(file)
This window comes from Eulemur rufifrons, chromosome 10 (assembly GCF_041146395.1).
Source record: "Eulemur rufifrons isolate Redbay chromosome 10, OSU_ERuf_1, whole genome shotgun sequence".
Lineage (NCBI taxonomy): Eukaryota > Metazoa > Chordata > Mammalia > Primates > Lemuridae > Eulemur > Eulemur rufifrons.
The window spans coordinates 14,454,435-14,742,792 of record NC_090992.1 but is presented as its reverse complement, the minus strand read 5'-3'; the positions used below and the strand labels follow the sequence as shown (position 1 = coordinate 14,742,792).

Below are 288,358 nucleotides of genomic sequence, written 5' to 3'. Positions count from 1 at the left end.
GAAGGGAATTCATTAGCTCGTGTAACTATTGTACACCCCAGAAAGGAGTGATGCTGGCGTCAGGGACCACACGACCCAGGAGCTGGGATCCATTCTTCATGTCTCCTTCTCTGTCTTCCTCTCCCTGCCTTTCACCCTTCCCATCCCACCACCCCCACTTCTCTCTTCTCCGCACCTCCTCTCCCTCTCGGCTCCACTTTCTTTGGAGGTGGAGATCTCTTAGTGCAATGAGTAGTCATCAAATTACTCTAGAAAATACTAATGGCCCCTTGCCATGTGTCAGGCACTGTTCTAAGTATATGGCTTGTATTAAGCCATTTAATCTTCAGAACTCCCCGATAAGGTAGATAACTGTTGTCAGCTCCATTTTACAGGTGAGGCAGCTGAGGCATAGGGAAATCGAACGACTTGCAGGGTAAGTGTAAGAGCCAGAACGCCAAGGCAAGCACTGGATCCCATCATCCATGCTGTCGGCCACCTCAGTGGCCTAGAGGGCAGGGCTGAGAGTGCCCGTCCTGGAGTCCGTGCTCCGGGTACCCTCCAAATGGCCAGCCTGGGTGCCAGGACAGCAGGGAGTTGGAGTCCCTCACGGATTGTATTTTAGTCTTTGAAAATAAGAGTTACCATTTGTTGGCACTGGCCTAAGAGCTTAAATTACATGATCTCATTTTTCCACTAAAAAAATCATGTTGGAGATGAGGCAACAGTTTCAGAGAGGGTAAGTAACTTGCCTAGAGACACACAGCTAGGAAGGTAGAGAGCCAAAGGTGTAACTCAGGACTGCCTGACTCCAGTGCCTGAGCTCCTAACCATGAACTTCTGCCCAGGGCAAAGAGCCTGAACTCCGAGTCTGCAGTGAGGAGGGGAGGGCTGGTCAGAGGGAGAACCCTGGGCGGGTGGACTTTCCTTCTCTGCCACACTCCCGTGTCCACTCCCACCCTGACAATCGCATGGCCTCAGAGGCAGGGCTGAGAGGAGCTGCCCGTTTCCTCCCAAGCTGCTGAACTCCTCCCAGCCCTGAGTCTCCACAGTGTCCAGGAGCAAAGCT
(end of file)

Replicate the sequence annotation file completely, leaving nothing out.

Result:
This window comes from Eulemur rufifrons, chromosome 10 (assembly GCF_041146395.1).
Source record: "Eulemur rufifrons isolate Redbay chromosome 10, OSU_ERuf_1, whole genome shotgun sequence".
Lineage (NCBI taxonomy): Eukaryota > Metazoa > Chordata > Mammalia > Primates > Lemuridae > Eulemur > Eulemur rufifrons.
The window spans coordinates 14,454,435-14,742,792 of record NC_090992.1 but is presented as its reverse complement, the minus strand read 5'-3'; the positions used below and the strand labels follow the sequence as shown (position 1 = coordinate 14,742,792).

Below are 288,358 nucleotides of genomic sequence, written 5' to 3'. Positions count from 1 at the left end.
GAAGGGAATTCATTAGCTCGTGTAACTATTGTACACCCCAGAAAGGAGTGATGCTGGCGTCAGGGACCACACGACCCAGGAGCTGGGATCCATTCTTCATGTCTCCTTCTCTGTCTTCCTCTCCCTGCCTTTCACCCTTCCCATCCCACCACCCCCACTTCTCTCTTCTCCGCACCTCCTCTCCCTCTCGGCTCCACTTTCTTTGGAGGTGGAGATCTCTTAGTGCAATGAGTAGTCATCAAATTACTCTAGAAAATACTAATGGCCCCTTGCCATGTGTCAGGCACTGTTCTAAGTATATGGCTTGTATTAAGCCATTTAATCTTCAGAACTCCCCGATAAGGTAGATAACTGTTGTCAGCTCCATTTTACAGGTGAGGCAGCTGAGGCATAGGGAAATCGAACGACTTGCAGGGTAAGTGTAAGAGCCAGAACGCCAAGGCAAGCACTGGATCCCATCATCCATGCTGTCGGCCACCTCAGTGGCCTAGAGGGCAGGGCTGAGAGTGCCCGTCCTGGAGTCCGTGCTCCGGGTACCCTCCAAATGGCCAGCCTGGGTGCCAGGACAGCAGGGAGTTGGAGTCCCTCACGGATTGTATTTTAGTCTTTGAAAATAAGAGTTACCATTTGTTGGCACTGGCCTAAGAGCTTAAATTACATGATCTCATTTTTCCACTAAAAAAATCATGTTGGAGATGAGGCAACAGTTTCAGAGAGGGTAAGTAACTTGCCTAGAGACACACAGCTAGGAAGGTAGAGAGCCAAAGGTGTAACTCAGGACTGCCTGACTCCAGTGCCTGAGCTCCTAACCATGAACTTCTGCCCAGGGCAAAGAGCCTGAACTCCGAGTCTGCAGTGAGGAGGGGAGGGCTGGTCAGAGGGAGAACCCTGGGCGGGTGGACTTTCCTTCTCTGCCACACTCCCGTGTCCACTCCCACCCTGACAATCGCATGGCCTCAGAGGCAGGGCTGAGAGGAGCTGCCCGTTTCCTCCCAAGCTGCTGAACTCCTCCCAGCCCTGAGTCTCCACAGTGTCCAGGAGCAAAGCT